"Bryan and his big wheel", pencil drawing of my eldest son at around 2 years old. Circa 1997

“Bryan and his big wheel”, charcoal drawing of my eldest son at around 2 years old. Circa 2002

At the same time I was drawing historical buildings, I was always working on a portrait. Whether it was one of my own kids or commissions of other people’s kids, I used to really enjoy portraits. After drawing who knows how many portraits, I took a portrait painting class and did several watercolor and then oil portraits. Then one day, I was tired of painting portraits. I was good at it, not to toot my own horn, but faces are really not all that different. I knew I needed something more.

"Can I Hold the Baby?", watercolor portrait of my middle son holding his newborn cousin, 1997.

“Can I Hold the Baby?”, watercolor portrait of my middle son holding his newborn cousin, 1997.

For years after that, I drew and painted landscapes. Actually, all of these phases overlapped each other. I was unsure for many years which direction my art was headed. Portraits were always the best way to make a living as an artist, but also the most nerve wracking process. It was stressful doing commissions and never knowing if the person paying for the commission would be happy with the end result.They usually were, but that stress of self-doubt was hard for me to deal with.

"Martinez grandkids", commissioned portrait painted in oils, circa 2004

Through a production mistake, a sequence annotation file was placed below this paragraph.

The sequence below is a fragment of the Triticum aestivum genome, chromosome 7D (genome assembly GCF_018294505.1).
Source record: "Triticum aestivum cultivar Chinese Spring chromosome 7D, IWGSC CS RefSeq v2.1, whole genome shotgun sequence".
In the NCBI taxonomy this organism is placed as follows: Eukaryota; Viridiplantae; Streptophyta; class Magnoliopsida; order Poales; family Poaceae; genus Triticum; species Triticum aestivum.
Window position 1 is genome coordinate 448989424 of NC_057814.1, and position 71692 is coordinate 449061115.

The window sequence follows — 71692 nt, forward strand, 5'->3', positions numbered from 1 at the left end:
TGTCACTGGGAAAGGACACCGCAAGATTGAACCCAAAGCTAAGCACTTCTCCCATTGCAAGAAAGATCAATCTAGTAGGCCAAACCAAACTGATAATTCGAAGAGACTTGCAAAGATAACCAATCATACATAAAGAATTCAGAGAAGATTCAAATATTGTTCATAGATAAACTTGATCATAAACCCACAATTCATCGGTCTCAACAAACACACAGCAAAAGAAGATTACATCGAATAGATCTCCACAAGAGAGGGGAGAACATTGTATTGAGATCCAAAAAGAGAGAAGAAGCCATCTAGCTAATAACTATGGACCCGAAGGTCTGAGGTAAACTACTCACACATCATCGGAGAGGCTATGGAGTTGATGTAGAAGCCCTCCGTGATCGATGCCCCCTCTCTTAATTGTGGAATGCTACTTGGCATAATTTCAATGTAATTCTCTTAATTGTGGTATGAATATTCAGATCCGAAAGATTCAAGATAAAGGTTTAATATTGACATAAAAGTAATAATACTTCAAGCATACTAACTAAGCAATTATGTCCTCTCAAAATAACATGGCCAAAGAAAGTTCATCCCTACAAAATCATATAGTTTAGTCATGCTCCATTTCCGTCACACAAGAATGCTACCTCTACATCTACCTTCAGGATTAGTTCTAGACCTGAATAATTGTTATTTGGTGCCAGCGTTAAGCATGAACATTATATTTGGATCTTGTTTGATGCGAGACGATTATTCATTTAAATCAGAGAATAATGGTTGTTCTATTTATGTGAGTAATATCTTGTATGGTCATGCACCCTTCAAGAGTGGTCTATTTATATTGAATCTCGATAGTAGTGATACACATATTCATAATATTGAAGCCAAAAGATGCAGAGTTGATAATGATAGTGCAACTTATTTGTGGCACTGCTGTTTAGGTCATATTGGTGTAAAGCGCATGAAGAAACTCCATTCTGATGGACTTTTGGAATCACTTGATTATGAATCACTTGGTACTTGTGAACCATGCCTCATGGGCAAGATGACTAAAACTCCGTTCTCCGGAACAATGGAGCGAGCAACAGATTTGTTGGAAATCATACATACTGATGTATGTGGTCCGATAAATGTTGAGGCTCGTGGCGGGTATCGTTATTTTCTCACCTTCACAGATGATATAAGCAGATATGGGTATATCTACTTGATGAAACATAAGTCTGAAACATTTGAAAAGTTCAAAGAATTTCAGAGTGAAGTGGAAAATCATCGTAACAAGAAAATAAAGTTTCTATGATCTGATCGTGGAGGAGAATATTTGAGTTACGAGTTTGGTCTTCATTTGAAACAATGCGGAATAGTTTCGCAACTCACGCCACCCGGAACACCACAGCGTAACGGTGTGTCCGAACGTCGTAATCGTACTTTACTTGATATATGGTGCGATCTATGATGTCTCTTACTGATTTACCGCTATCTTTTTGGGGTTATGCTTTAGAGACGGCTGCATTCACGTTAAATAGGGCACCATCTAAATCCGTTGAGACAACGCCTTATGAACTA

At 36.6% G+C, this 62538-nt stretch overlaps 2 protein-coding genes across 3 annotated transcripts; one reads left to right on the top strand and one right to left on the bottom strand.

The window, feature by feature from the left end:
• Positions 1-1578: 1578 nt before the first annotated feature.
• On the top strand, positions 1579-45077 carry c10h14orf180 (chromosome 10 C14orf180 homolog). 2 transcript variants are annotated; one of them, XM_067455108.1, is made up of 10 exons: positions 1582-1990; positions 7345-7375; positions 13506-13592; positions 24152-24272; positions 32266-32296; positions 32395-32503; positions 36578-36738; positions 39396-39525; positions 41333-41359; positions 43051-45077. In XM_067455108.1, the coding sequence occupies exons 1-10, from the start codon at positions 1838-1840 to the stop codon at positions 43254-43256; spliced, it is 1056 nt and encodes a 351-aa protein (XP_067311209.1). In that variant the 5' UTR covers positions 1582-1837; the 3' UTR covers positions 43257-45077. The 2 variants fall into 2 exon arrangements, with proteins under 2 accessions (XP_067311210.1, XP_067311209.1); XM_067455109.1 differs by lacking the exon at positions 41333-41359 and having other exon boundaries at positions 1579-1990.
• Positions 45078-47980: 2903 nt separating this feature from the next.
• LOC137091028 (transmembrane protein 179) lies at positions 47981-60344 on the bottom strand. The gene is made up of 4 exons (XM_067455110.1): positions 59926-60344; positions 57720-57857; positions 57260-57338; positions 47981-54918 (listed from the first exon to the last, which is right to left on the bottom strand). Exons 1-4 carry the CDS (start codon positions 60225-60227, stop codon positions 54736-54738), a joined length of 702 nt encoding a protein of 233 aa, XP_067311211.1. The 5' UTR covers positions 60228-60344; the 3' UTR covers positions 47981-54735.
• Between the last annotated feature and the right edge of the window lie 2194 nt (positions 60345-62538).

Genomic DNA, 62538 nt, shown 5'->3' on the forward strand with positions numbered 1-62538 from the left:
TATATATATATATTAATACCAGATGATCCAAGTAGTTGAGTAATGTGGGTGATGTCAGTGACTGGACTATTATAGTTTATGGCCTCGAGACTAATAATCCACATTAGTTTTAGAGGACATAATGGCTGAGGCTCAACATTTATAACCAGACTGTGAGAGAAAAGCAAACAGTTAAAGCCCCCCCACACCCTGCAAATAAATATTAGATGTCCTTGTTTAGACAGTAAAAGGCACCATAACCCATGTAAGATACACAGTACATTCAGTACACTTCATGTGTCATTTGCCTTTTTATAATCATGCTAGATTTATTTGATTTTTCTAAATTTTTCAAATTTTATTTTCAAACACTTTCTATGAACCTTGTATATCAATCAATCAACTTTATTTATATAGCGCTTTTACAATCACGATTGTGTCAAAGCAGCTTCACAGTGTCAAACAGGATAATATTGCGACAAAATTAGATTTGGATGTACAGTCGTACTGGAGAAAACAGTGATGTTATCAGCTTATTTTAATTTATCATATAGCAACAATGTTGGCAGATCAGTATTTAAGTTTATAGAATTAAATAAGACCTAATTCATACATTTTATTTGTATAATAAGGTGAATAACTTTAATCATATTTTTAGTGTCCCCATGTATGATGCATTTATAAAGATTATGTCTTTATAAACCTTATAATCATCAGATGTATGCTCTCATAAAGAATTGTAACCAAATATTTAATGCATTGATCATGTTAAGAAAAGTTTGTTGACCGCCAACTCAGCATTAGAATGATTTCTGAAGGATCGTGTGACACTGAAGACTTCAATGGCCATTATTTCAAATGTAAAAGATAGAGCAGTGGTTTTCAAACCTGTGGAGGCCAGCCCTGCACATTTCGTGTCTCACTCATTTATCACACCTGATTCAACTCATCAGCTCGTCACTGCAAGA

“The Grandkids”, commissioned portrait painted in oils, circa 2004

What it eventually came down to was I was searching for something deep down inside me that was MINE. My truest form of expressing my creativity. Not something I saw and wanted to copy, but something that came from my soul. I finally found that expression with my peace paintings and my spiral abstract series.

I will share my landscapes and Peace works in another post. Stay tuned for my next #TBT Creativity post! 🙂 Thank you for reading my blog! If you like what you see here, please subscribe to my blog in the upper right hand corner of this page. 🙂

Follow up….

I guess it’s time for a follow up to my “If They Could See Me Now” blog post from last week. It seems I had a bit of clearing to do. I am always amazed at how the Divine/God (insert whatever you call your higher power) sends me messages, signs if you will. Last Thursday, the day after I posted the previously mentioned blog post, I decided to take the day for meditation, journaling and “clearing”. Or at the very least, taking it easy on myself. No more beating myself up and treating myself badly. Why do I do that anyway? So, I started out the day with a nice meditation, with the question in my mind; what do I still have left to clear so I can feel good about myself? I still had a deep sense of unworthiness, a feeling that I was no good. Almost as quickly as I closed my eyes with this question in my mind, the answer popped in to my head. Oh yes, now I get it! Now I understand why I feel like a scared 14 year old every time I beat myself up.